This week, the theme has been about conduct, not communication, in various relationships. The book I recalled and pulled off my shelf is an oldie but goodie. The Four Agreements by Don Miguel Ruiz, written in 1997, gives simple instructions and offers hope in improving relationships. Afterall, relationships are based on agreements. In this book, Ruiz suggests that we agree to belief systems that have been handed to us and stored as information in our minds (p. 5). We “agree” to these beliefs and apply them to our interactions with others. He later says that we can change the agreements if we don’t like the way things are going and that our transformation will be amazing (p. 23). Sounds like positive change, right?
I was working with a man and woman who were fighting with each other saying atrocious things, threatening to throw valuable electronics in the pool, peruse each other’s phones, and block each other from assets. Ultimately, he said, “GET OUT and “F-YOU” and the other threatened to leave and really did. She left for more than 36 hours and they were wondering how to find their way back to a peaceful place. I pulled The Four Agreements off my shelf and began to talk about agreement #1: Be impeccable with your words. The man in the relationship couldn’t believe that when he said to “get out,” she left. She couldn’t believe that he didn’t see that she honored his word. The book reminds us that words have power. It says, “The word is pure magic – the most powerful gift we have as humans. (p. 33). However, it can do damage too. The takaway from the book was, if you don’t mean it, don’t say it. We began to discuss mindfulness and meditation, which could help both people gain some control over what is said in argument. The book promises on page 45 that “Impeccability of the word can lead you to personal freedom, to huge success and abundance; it can take away all fear and transform it into joy and love.” The key is to take a pause, speak from the heart, and respect the spoken word at all times.
Not long afterwards, another couple was arguing on my zoom screen and one was again criticizing and name-calling and the other was left stunned and hurt. I needed to offer comfort and The Four Agreements was still sitting on my desk, a divine accident perhaps, and it offered me the second agreement: Don’t take anything personally. The truth is, hurtful words can do a lot of damage, but said in the heat of a conversation, they are often linked to fear, poor communication skills, unresolved pain and resentment, and rarely are an account of actual truths. The book suggests that this agreement gives us freedom to not be tied to labels or names or things said in anger. It says “taking things personally [sets ourselves] up to suffer for nothing (p. 56).” We have a choice about what we agree to believe. It promises, “if you keep this agreement, you can travel around the world with your heart completely open and no one can hurt you (p. 60).” The clients and I discussed how taking things personally results in a power dynamic that doesn’t result in In change. It perpetuates conflict. Towards the end of this particular session, apologies were said, forgiveness was offered and the walls came down.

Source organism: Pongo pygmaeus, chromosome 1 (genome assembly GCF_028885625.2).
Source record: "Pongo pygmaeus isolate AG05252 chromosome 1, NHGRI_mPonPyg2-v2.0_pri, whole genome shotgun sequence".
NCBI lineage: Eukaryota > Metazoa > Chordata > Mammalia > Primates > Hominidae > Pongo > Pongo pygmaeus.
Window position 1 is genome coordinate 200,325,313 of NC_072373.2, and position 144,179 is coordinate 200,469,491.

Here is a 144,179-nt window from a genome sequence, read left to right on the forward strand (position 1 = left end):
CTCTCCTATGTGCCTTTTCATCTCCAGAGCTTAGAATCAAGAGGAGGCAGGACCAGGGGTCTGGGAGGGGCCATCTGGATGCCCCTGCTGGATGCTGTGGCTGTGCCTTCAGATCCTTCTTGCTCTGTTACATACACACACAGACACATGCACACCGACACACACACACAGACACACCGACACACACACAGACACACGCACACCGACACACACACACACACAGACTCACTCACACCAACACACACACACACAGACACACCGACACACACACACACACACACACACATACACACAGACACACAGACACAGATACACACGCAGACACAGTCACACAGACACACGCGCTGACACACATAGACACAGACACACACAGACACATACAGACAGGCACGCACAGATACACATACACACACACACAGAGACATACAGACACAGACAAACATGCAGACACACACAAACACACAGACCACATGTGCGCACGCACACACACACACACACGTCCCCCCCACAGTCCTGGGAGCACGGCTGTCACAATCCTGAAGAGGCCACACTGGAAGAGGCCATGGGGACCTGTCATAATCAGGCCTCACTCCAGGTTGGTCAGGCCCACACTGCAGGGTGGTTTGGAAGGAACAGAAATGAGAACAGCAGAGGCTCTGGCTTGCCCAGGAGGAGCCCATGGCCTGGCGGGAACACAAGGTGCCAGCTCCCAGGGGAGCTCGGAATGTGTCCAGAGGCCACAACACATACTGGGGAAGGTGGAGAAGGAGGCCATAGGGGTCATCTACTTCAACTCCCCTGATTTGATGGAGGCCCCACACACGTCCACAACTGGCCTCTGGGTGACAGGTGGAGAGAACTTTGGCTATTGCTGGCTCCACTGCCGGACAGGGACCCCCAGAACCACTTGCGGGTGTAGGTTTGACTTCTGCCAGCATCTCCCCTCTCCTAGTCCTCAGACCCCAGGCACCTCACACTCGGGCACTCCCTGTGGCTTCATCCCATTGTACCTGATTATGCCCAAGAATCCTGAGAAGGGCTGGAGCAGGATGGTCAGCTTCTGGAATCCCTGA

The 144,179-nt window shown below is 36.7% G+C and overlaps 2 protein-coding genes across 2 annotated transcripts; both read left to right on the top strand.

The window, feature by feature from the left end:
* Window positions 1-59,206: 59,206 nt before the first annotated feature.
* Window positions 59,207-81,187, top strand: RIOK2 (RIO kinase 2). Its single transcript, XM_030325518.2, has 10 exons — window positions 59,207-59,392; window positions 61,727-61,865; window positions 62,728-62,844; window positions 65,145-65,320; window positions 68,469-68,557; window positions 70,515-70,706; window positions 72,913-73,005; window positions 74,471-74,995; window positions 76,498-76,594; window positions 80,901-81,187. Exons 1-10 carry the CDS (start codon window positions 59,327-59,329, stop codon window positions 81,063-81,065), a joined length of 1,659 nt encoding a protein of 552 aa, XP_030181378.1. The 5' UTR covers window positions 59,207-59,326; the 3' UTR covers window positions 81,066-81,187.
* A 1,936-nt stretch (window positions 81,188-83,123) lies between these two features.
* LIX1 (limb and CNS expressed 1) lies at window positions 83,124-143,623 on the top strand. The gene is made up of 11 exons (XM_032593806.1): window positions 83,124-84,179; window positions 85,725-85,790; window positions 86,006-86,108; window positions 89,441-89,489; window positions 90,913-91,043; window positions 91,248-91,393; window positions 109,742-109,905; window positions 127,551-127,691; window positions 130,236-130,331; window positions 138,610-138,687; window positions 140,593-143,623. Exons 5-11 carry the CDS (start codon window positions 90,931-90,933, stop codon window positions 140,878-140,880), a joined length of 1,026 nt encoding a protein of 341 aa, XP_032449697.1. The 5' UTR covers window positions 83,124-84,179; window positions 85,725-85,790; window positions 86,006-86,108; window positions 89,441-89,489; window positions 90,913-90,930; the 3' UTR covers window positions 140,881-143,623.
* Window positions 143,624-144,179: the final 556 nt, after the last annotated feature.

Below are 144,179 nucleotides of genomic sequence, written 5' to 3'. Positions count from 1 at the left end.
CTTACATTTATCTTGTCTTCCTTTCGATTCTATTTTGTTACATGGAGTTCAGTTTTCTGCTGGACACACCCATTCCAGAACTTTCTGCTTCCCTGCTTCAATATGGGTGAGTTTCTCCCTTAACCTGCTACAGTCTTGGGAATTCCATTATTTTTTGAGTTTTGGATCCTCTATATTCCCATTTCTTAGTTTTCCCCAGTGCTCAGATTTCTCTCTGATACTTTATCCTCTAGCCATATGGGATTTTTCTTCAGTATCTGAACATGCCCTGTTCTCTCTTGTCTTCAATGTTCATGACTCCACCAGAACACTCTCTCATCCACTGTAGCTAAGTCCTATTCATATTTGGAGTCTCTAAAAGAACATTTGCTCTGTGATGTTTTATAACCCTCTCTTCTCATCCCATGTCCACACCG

Later that week, a client reported feeling isolated and left out of a group of moms that she was forced to interact with on a regular basis, as all of their children were in the same school. She talked about her looks, her social circumstances, and her son with “on the spectrum” special needs. The book, still on my desk, presented the third agreement: “Don’t make assumptions.” We explored the assumptions she might be making in this area of her social life and she began to let some of her fear and anxiety about interacting with these other mothers. She explored other perspectives. The book says that “we have agreed that it is not safe to ask questions, and… we assume we are right to the point that we will destroy relationships in order to defend our position (p. 68).” We talked about other things she could focus on that filled her spirit with joy and she committed to letting go of the assumptions that were perpetuating her sadness. When she began to change her perspective, her assumptions lost their power.
On another day, I met a client who was struggling with a new job and was feeling overwhelmed. He called himself “stupid,” “ill-equipped” to function in his new capacity and it was occupying his mood and his attitude. He was paralyzed by a fear of trying. His self-talk was the problem, and what do you know? That book was still on my desk and I reached over and flipped it open. Agreement #4: Always do your best. It reminds us that our best is always changing, that sometimes, the ability to do our best is contingent on things like sleep, nutrition, self-care. Sometimes we can ask for help and learn the skills that allow our best to become a better best. The book says, “If you do your best always, over and over again, you will become a master of transformation…If you do your best in the search for personal freedom, in the search for self-love, you will discover that it’s just a matter of time before you find what you are looking for (p. 86).”